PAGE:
Fidelity also uses a series of partner banks for its cash sweep program. Investors should sign up for a cash management account to activate cash sweep. Once open, uninvested cash is swept into program banks. While it is there, interest accrues. Fidelity pays investors a very small (0.01%) interest rate on funds in program banks. The rate is so low because Fidelity also takes some of that interest.

Managed Portfolios, Planning, and Advice

As a full-service broker, Fidelity provides many different opportunities to its clients. Included in these opportunities are managed portfolios, planning services, and professional advice.

Fidelity Go

To use the Fidelity Go robo advisor service, investors with accounts ranging from $10,000 to $49,999 pay a $3/month fee. Investors with accounts of $50,000 and above pay a fee of 0.35% per year.

Fidelity Personalized Planning and Advice

Fidelity’s ‘personalized planning and advice service’ comes with a 0.50% fee. Account holders with account sizes of at least $25,000 can take advantage of this hybrid robo advisor service.

Fidelity Wealth Management

For larger accounts, Fidelity provides dedicated advisory services. The first of which is Fidelity Wealth Management. This service costs from 0.50% to 1.50%. Investors need at least $250k to use the dedicated advisory service.

Fidelity Private Wealth Management

The second dedicated advisory service is Fidelity’s private wealth management service. Investors pay from 0.20% to 1.04% for this service. To take advantage of the lower advisory rates, investors need to maintain an account balance north of $2M.

Account Management

For many brokers, account management services such as deposits, withdrawals, account transfers, account closures, insufficient funds, and many others provide a steady revenue stream. At Fidelity, that is not the case.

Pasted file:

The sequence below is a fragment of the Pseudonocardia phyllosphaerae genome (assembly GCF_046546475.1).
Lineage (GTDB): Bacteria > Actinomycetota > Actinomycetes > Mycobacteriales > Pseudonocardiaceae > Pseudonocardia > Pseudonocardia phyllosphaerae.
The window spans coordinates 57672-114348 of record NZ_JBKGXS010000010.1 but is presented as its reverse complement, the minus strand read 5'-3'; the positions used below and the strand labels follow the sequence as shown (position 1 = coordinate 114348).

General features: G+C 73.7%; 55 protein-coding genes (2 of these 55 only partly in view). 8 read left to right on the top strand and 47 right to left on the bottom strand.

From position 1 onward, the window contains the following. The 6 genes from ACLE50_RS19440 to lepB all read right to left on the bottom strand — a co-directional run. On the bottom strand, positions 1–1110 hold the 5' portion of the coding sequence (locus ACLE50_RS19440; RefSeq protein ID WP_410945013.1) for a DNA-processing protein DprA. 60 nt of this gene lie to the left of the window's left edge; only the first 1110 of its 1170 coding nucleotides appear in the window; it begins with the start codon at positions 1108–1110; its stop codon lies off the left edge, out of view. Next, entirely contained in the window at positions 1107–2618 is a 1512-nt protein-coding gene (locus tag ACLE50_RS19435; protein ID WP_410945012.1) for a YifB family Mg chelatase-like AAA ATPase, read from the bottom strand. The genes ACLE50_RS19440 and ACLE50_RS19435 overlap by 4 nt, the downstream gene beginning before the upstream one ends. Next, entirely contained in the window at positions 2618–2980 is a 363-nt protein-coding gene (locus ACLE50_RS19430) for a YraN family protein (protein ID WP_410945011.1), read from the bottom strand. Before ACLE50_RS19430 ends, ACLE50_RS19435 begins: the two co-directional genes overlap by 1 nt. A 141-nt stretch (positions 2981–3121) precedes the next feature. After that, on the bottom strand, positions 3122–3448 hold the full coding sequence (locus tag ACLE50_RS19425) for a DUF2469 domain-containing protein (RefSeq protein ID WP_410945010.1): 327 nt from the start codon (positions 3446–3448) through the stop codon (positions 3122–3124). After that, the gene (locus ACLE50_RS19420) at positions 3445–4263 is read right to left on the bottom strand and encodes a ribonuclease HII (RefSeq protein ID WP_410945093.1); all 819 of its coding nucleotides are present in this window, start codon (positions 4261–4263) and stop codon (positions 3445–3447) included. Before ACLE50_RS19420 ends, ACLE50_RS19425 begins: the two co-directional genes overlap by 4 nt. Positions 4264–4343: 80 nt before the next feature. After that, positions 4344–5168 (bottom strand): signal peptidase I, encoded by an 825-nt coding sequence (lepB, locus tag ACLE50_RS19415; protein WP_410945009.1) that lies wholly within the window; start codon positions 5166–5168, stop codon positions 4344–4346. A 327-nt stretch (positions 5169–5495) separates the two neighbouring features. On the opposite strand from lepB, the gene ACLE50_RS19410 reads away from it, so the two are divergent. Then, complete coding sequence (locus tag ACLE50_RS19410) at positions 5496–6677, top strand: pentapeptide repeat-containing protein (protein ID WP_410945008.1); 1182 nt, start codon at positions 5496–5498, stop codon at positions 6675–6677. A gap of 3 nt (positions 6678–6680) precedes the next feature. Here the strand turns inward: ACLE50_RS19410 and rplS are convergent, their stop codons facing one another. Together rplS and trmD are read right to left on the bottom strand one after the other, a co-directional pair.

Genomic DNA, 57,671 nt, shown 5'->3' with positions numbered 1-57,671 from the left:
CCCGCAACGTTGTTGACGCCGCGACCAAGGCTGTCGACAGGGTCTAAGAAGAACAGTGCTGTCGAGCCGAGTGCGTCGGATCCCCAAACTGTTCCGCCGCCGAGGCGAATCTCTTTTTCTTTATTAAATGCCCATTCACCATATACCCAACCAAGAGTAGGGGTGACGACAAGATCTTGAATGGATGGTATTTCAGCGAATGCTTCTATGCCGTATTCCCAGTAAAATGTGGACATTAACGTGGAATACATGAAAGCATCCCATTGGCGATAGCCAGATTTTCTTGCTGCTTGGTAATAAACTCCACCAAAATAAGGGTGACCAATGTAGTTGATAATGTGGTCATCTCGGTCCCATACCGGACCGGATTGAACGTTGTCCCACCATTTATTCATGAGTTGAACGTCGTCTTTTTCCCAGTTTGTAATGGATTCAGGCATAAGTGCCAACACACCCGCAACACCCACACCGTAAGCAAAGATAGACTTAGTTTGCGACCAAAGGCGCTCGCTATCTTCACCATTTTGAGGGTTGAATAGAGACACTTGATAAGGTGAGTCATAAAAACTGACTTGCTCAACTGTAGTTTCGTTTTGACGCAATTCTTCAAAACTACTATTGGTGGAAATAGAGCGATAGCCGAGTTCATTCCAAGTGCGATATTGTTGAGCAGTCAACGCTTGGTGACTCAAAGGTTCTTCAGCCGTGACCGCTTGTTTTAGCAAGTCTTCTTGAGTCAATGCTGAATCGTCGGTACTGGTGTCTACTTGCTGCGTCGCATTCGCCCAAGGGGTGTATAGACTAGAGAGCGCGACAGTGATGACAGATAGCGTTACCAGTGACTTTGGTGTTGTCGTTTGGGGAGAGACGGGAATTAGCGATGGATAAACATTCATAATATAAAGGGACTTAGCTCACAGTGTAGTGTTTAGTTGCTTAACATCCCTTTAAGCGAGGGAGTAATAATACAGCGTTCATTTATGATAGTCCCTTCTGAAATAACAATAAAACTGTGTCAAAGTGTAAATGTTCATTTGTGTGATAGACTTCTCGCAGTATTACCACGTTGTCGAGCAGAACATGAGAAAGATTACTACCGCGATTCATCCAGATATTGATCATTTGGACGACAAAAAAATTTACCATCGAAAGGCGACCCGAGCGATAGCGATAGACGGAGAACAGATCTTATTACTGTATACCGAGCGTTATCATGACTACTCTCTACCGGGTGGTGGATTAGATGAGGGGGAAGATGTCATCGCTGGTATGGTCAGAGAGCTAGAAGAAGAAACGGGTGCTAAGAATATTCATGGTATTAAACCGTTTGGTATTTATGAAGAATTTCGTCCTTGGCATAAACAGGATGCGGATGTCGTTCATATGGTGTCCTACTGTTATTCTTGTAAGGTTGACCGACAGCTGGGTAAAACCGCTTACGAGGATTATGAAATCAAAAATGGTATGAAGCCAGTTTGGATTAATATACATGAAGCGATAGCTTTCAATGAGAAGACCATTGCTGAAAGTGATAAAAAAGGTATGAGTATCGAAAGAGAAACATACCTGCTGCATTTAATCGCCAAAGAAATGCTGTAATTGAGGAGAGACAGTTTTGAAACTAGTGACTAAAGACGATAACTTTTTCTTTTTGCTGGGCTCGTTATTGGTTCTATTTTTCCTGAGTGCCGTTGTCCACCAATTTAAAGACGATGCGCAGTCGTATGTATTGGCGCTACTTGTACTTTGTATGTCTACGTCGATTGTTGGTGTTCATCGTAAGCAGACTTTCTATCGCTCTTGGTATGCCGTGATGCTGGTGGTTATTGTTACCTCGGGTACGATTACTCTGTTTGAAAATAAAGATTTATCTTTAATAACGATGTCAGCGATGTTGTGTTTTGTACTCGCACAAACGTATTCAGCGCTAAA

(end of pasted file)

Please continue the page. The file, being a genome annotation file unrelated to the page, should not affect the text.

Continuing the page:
Investors never pay anything for account services like these. Here is a comparison from Fidelity’s website:

How Does Fidelity Make Money

Fees Related to Options, International Securities, Mutual Funds, and Bonds

Although Fidelity is a no-commission broker, there are some trading activity fees that the company makes money from. These trading fees are for options trades, (some) international securities, (some) mutual funds, and (some) bonds. The broker seems to be doing its best to keep fees at a minimum, but some are unavoidable. Here’s what you can expect to pay if you invest in any of these securities.

Fidelity Makes Money With Options

Options trades come with 0 commissions, but there is a $0.65 clearing fee for each contract.

Fidelity Makes Money With Bonds

New issues of bonds are free at Fidelity, but secondary issues cost $1.

New issue U.S. Treasury products are also free, but secondary issues have a fee of $19.95.

Fidelity Makes Money With Mutual Funds

Fidelity’s mutual funds are free. NTF (no transaction fee) funds from other financial institutions are free to buy, but Fidelity charges a flat rate fee of $49.95 for selling funds under a two-month threshold.

Transaction funds (not from Fidelity) come with a fee of $49.95 to establish the position. To compare, JP Morgan Chase is at $0.

Foreign Stock

Some foreign stock is DTC (Depository Foreign Trust Company) and is free to transact at Fidelity. Stock from foreign companies that are not DTC comes with a $50 fee. The fee is charged on a per trade basis.

Fidelity Charitable ‘Giving Account’ Fees

Fidelity has a Giving Account that allows donors to grow their charitable contributions over time. The fees for this account include an annual administrative fee of 0.60% or $100 (the greater number is paid) and investment fees ranging from 0.015% to 0.99%.

Which Fees and Payments are Passed on to Customers?

Another way that Fidelity makes money is by passing specific regulatory and clearing fees on to its customers. This is a widespread practice now that commission-free trading has become the norm.

Fees that you can expect to pay come from the OCC (Options Clearing Corp), FINRA (the Financial Industry Regulatory Authority), and SEC (Securities and Exchange Commission). These fees amount to fractions of a penny per trade unless you are trading huge positions, but they certainly add up for Fidelity.

Fidelity Review

Read detailed Fidelity review.

Visit Fidelity Website

Open Fidelity Account

Ben Wright
About the Author
Ben Wright is an investor, a trader, an educator, and something of an explorer. He spends his days in the markets when he is not teaching or spending time with his family. Ben writes about stockbrokers, markets, investment vehicles, promotional offers, and tools that help investors make the most of their time in the markets.